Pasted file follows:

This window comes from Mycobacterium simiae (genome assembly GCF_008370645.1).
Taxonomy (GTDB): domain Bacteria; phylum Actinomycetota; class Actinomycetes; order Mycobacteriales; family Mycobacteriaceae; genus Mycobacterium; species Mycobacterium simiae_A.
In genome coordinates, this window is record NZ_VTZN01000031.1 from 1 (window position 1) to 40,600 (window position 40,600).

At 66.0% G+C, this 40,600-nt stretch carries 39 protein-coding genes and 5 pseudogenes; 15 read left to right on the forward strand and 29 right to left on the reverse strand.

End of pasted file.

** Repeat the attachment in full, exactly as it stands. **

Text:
This window comes from Mycobacterium simiae (genome assembly GCF_008370645.1).
Taxonomy (GTDB): domain Bacteria; phylum Actinomycetota; class Actinomycetes; order Mycobacteriales; family Mycobacteriaceae; genus Mycobacterium; species Mycobacterium simiae_A.
In genome coordinates, this window is record NZ_VTZN01000031.1 from 1 (window position 1) to 40,600 (window position 40,600).

At 66.0% G+C, this 40,600-nt stretch carries 39 protein-coding genes and 5 pseudogenes; 15 read left to right on the forward strand and 29 right to left on the reverse strand.